Preserve Arkansas hosts conferences and trainings attended by preservation professionals, business and political leaders, historic district commissioners officials, Main Street Arkansas personnel, architects, developers, real estate professionals and interested citizens. Topics range from statewide preservation issues and Arkansas’s architectural history to historic neighborhood and commercial district revitalization.
Some of our annual educational events include “Behind the Big House“, a two-day program that moves beyond the “Big House” or stately historic homes, to explore extant slave dwellings and interpret the experiences of the enslaved people who inhabited them. Held at places like Historic Washington State Park and Lakeport Plantation, the program features the Slave Dwelling Project and includes live demonstrations, tours and lectures to highlight the important contributions of African Americans to Arkansas’s history.
Each fall, Preserve Arkansas hosts a “Fall Ramble” or bus trip to a different region of Arkansas. Past ramblers have stayed overnight at Carnall Hall in Fayetteville, toured the Japanese-American Internment Site at Rohwer, enjoyed a harvest gala dinner in Birdeye, and toured the Johnny Cash Boyhood Home in Dyess. The Ramble explores Arkansas’s heritage sites for an exceptional experience filled with history and fun.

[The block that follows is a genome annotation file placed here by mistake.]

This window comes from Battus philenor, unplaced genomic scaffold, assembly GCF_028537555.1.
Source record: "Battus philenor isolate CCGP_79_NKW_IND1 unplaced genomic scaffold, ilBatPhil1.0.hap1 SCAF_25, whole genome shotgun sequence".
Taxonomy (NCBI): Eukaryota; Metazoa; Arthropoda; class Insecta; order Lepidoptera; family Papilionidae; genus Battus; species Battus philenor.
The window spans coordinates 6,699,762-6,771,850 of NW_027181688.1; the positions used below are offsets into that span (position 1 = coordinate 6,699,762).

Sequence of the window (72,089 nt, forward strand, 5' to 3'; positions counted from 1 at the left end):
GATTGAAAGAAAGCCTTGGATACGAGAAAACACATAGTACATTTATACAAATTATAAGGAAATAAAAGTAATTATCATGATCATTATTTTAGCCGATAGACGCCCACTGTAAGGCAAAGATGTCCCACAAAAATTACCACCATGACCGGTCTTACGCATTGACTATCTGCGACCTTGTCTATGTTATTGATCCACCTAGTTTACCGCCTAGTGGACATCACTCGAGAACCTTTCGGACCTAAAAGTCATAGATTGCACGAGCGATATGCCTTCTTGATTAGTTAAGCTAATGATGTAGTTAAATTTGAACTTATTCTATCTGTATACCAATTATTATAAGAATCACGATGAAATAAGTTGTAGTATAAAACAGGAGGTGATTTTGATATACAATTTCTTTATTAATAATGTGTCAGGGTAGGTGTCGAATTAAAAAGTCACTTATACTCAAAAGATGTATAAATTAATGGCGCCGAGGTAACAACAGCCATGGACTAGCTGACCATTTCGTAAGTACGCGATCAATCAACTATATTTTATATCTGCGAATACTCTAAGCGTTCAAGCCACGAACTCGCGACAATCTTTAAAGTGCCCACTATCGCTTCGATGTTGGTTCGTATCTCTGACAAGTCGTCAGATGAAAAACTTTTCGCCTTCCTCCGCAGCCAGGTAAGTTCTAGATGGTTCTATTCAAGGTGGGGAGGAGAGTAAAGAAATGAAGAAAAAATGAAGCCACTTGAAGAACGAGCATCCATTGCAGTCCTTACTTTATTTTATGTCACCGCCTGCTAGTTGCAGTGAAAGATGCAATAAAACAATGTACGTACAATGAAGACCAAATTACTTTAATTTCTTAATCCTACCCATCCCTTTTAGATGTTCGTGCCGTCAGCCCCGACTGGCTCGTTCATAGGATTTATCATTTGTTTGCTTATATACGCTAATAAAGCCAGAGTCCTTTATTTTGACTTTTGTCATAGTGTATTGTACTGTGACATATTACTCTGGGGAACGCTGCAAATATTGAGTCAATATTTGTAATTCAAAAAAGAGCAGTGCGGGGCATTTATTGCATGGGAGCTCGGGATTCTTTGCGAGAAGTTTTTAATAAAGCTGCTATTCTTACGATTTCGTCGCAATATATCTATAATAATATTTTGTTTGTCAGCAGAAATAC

Each spring since 1999, Preserve Arkansas has released an annual list of Arkansas’s Most Endangered Places. The list is designed to raise awareness of the importance of Arkansas’s historic places and generate support – both technical and financial – for saving endangered properties. Additionally, this list provides a tool for evaluating and prioritizing preservation needs in Arkansas.